Shortly after becoming master of his own life and expenditure, on the death of his father, eager to succeed at Court, he went into unpardonable excesses in lavishing his paternal estates on those vain delights and hopes, seeing that it pleased the Queen, and being unwilling to be outdone by others. No one will be surprised at this in Elizabeth's reign, seeing the luxury in which she herself indulged, drawing all in her train, and affording in her Court great scope for all those graces and delights of the arts, which belonged to Pounde in so eminent a degree.

He was so careless about his soul that, although a Catholic at heart, yet, in order to gain a footing at Court, he professed outwardly the Queen's religion. The sudden means employed by God, the good Father of all, to bring back to the right path so wretched a wanderer, was an admirable proof of His compassion, using, in order to win him to eternal salvation and to those great merits to which he arrived, the same means by which this silly youth so strenuously strove to bring himself to perdition.

Christmas Day, as was always customary at the Court until Epiphany, in the year 1569 4 was most remarkable for its festivities; the most magnificent plays, comedies, concerts, dances, and other games were given at the Court under the direction of Pounde himself. There were assembled here the flower of the nobility and of the youth of London, and no small space within the palace was occupied both by the spectators and performers; and the one thought and desire was to spend money there according to each one's power, and he who excelled in this was honoured by the Queen. Pounde was the lucky one of the number in the year 1569, being doubly acceptable to the Queen, both on account of his costly expenditure and gracefulness in dancing; so that what with his being so handsome a youth, and his skill in the art of dancing, surpassing all his equals in agility and grace, there was no one who would willingly be seen with him in the dance. He chose one of his most wonderful performances, which was to be the concluding one, and consisted in raising himself in the air as high as possible and standing upright on tiptoe, to spin himself round like a top, in as many turns and as swiftly as his agility and strength would allow, and especially without growing giddy and falling. He performed this exploit in such a manner, and so nimbly, that the whole theatre resounded with shouts of applause. By way of reward the Queen herself with her uncovered hand seized that of Pounde, and then snatching from the Earl of Leicester his costly cap, put it upon his head for fear lest he might catch cold, being heated and in a perspiration from his violent exertions. The triumphal laurels seemed now to crown him, when the Queen, after he had rested himself, invited him to repeat a second time the same dance. Spinning round on tiptoe more quickly than ever, he was seized with giddiness, and fell flat to the ground. The previous applause was changed into shouts of laughter and derision; but what wounded him most was that the Queen, instead of offering her hand to raise him up, as though in anger for thus spoiling the festivity, gave him a kick by the two sarcastic words, "Rise Sir Ox," 5 and then turning round, joined the rest in their laughter, to his great confusion. Stung by her words he rose indeed, but lifting himself up on one knee, with his face to the ground, he exclaimed to himself, solto voce [but loud enough to be overheard by others], that solemn sentence, Sic transit gloria mundi —" So passeth the glory of this world," and hurrying away, after a very short space leaving London, he deserted the Court and its fallacious hopes, having reaped the reward of its vanities—a wasted property and offended religion.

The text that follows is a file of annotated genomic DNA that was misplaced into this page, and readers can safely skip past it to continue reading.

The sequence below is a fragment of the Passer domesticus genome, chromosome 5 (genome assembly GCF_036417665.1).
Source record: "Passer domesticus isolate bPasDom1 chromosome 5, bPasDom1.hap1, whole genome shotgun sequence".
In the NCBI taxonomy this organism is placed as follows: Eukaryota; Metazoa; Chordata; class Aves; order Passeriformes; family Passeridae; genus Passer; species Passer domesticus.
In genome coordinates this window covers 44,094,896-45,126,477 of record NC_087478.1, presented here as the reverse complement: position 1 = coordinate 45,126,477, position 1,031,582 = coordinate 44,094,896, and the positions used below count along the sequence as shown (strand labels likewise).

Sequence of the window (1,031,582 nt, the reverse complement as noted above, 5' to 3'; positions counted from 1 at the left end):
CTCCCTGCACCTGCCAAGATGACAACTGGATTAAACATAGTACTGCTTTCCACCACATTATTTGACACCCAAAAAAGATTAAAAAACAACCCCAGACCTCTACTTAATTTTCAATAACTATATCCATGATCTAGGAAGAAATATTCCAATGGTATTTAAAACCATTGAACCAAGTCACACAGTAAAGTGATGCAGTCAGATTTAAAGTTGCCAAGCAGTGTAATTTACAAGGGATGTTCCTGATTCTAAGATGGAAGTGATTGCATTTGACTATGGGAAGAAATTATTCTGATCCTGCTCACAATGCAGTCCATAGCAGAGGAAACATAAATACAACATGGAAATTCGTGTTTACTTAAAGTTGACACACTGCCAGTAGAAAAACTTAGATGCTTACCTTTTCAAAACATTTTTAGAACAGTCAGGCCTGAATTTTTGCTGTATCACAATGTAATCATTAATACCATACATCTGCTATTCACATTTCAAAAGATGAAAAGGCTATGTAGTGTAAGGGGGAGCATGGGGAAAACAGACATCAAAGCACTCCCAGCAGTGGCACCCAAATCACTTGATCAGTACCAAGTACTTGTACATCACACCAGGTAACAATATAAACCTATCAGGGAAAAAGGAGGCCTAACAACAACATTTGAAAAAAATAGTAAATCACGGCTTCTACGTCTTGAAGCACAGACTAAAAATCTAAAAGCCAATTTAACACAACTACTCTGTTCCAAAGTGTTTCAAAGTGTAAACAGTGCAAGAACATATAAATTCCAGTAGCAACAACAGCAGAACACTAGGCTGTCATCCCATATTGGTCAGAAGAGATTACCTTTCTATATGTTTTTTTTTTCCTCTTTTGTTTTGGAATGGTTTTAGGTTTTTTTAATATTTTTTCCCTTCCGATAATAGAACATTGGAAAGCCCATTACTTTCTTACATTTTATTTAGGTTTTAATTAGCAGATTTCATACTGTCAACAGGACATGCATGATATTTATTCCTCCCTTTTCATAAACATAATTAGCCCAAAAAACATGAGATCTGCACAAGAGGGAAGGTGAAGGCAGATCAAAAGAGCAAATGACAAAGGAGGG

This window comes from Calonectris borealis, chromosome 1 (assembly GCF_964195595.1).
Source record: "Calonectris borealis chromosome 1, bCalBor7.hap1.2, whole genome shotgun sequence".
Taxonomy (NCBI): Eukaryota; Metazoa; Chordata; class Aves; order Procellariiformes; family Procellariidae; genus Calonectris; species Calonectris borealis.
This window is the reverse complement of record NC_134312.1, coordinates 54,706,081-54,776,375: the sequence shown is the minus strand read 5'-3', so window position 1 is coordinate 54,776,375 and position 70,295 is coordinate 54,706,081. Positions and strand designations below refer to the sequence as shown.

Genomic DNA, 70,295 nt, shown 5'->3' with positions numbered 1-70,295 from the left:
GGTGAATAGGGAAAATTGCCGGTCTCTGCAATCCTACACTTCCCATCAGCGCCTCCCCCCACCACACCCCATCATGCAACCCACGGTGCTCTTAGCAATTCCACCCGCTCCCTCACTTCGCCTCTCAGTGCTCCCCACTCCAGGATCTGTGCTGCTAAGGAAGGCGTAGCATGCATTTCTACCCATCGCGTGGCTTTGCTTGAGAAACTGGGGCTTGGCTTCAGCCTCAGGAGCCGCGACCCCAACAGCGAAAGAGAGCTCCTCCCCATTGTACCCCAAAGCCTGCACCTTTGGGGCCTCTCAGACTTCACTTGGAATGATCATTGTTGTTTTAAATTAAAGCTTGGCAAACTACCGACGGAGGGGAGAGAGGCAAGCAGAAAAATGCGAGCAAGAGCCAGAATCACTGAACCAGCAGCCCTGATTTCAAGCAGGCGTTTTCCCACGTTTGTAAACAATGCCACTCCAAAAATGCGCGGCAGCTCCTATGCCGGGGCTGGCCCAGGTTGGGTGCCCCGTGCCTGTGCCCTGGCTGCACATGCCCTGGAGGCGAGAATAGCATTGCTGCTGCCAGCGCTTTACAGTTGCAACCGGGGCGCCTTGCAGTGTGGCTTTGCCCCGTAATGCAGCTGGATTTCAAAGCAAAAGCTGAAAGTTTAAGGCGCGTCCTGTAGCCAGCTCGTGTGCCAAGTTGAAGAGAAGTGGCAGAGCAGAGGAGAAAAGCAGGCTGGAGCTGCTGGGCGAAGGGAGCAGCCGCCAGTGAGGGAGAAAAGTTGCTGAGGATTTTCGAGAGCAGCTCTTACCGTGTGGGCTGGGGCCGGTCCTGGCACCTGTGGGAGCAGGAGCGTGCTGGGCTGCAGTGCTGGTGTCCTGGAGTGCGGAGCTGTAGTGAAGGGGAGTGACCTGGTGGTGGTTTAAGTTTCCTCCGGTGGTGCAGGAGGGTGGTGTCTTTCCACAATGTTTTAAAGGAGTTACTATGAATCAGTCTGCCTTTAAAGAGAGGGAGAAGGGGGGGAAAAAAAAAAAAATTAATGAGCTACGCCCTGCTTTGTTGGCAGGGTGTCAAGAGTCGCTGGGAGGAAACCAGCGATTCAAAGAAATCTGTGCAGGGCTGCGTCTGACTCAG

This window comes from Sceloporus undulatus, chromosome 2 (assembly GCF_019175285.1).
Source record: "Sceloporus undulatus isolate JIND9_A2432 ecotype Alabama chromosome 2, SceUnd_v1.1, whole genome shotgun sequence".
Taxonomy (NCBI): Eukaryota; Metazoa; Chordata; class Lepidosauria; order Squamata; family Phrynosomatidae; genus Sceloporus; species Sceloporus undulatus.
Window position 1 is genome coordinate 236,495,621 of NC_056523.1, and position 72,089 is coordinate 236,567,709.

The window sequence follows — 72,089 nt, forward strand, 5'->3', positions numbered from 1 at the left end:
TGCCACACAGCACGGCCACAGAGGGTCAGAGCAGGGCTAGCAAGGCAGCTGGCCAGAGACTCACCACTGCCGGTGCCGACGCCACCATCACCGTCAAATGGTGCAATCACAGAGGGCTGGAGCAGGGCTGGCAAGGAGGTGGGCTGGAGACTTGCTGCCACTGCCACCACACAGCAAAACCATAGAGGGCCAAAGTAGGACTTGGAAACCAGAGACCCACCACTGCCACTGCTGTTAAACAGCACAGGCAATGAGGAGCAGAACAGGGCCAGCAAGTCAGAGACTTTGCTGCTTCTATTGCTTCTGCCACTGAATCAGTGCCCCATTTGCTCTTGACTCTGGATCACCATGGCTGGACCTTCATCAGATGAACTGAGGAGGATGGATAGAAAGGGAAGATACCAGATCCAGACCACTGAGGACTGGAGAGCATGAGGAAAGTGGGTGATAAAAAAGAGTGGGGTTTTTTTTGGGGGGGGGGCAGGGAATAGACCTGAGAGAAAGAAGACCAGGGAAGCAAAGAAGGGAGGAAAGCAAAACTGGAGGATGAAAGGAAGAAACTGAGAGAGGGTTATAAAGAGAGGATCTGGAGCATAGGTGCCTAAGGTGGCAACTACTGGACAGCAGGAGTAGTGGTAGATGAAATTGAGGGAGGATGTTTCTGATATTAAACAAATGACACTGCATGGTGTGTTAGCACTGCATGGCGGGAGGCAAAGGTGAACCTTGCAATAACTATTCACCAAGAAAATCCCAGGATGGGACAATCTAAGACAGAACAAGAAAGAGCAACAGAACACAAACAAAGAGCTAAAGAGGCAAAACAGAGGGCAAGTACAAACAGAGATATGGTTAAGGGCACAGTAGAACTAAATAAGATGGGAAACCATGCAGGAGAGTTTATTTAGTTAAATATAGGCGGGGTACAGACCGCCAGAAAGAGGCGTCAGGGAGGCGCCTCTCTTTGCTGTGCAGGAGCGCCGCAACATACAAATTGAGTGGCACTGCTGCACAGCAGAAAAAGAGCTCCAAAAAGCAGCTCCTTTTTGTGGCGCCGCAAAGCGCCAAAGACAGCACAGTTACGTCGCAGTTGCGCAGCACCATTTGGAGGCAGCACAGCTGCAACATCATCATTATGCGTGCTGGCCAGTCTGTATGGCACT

1 More, Hist. Prow. Angl., I. ii., n. xiv., p. 44. In the terrible times of the open persecution of Catholics, Priests were compelled constantly to change, not only their places of abode and dress, but their names also. Father Henry Garnet, the blessed martyr, had at least six or eight aliases.

2 More, Hist Prov. Angl., I. ii., n. xvi., pp. 44, 45.

3 Bartoli, Inghilterra, t. i, I. i., cap. xiv., p. 106. Edit. 1825. The seven English members were, Father Thomas Cottam, martyr; Father Thomas Mettam, died at Wisbeach; Thomas Pond; Father Edmund Campion, martyr; Alexander Briant, martyr; James Bosgrave, and John Hart. The two latter were condemned to death with Father Campion, but were reprieved and banished.

4 Bartoli states it 1569, and cites a letter of Pounde in support of the assertion, dated June 3, 1609. Father More makes it 1564. This is, perhaps, a misprint, because farther on Father More himself makes Pounde to be thirty years of age on his retiring from the Court to Belmont, 1569.

5 "Rise Sir Ox." Father More, Hist. Prow. Angl., uses the word "Bull." Father Tanner and Father Bartoli use "Ox." The expression has, no doubt, reference to the ceremony of creating a Knight for service to the State, in which case the Sovereign lays the sword of State on the back of the kneeling subject, saying, " Rise, Sir so and so." The Queen's object was to ridicule and humiliate Mr. Pounde, and, in order to do so, she parodies the form of conferring the knighthood. The term is also preferable, because the ox being a clumsy awkward animal, which the bull is not, is often used and applied to express awkwardness in a human subject, and the royal vixen, who was no fool, evidently meant to convey this idea in thus cruelly mortifying her quondam favourite.